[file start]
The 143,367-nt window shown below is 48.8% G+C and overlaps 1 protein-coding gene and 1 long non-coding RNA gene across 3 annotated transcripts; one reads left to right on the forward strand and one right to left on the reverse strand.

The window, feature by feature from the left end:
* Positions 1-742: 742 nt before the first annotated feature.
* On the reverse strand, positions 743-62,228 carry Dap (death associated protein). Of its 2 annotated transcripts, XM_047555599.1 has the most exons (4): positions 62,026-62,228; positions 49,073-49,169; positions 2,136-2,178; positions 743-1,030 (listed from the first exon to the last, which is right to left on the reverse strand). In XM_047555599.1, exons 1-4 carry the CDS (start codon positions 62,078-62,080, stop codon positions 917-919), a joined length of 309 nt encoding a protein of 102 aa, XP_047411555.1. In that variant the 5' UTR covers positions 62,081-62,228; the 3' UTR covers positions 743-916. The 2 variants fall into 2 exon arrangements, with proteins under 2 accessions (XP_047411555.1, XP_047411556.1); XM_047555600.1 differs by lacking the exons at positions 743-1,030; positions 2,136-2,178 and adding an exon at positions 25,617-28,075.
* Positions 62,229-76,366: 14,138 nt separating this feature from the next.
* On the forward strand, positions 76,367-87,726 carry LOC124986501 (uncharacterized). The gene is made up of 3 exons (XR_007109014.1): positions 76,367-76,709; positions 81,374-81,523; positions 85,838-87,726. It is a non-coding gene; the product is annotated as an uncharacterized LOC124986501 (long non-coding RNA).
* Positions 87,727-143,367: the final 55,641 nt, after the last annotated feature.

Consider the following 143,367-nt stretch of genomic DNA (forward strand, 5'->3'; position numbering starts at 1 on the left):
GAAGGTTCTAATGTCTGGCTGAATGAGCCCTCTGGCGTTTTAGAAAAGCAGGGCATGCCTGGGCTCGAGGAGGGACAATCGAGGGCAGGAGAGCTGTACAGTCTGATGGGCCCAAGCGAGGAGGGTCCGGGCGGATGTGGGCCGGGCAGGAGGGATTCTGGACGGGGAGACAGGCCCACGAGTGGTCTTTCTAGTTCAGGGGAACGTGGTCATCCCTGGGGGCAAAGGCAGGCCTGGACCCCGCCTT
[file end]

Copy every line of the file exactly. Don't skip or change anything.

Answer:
The 143,367-nt window shown below is 48.8% G+C and overlaps 1 protein-coding gene and 1 long non-coding RNA gene across 3 annotated transcripts; one reads left to right on the forward strand and one right to left on the reverse strand.

The window, feature by feature from the left end:
* Positions 1-742: 742 nt before the first annotated feature.
* On the reverse strand, positions 743-62,228 carry Dap (death associated protein). Of its 2 annotated transcripts, XM_047555599.1 has the most exons (4): positions 62,026-62,228; positions 49,073-49,169; positions 2,136-2,178; positions 743-1,030 (listed from the first exon to the last, which is right to left on the reverse strand). In XM_047555599.1, exons 1-4 carry the CDS (start codon positions 62,078-62,080, stop codon positions 917-919), a joined length of 309 nt encoding a protein of 102 aa, XP_047411555.1. In that variant the 5' UTR covers positions 62,081-62,228; the 3' UTR covers positions 743-916. The 2 variants fall into 2 exon arrangements, with proteins under 2 accessions (XP_047411555.1, XP_047411556.1); XM_047555600.1 differs by lacking the exons at positions 743-1,030; positions 2,136-2,178 and adding an exon at positions 25,617-28,075.
* Positions 62,229-76,366: 14,138 nt separating this feature from the next.
* On the forward strand, positions 76,367-87,726 carry LOC124986501 (uncharacterized). The gene is made up of 3 exons (XR_007109014.1): positions 76,367-76,709; positions 81,374-81,523; positions 85,838-87,726. It is a non-coding gene; the product is annotated as an uncharacterized LOC124986501 (long non-coding RNA).
* Positions 87,727-143,367: the final 55,641 nt, after the last annotated feature.

Consider the following 143,367-nt stretch of genomic DNA (forward strand, 5'->3'; position numbering starts at 1 on the left):
GAAGGTTCTAATGTCTGGCTGAATGAGCCCTCTGGCGTTTTAGAAAAGCAGGGCATGCCTGGGCTCGAGGAGGGACAATCGAGGGCAGGAGAGCTGTACAGTCTGATGGGCCCAAGCGAGGAGGGTCCGGGCGGATGTGGGCCGGGCAGGAGGGATTCTGGACGGGGAGACAGGCCCACGAGTGGTCTTTCTAGTTCAGGGGAACGTGGTCATCCCTGGGGGCAAAGGCAGGCCTGGACCCCGCCTT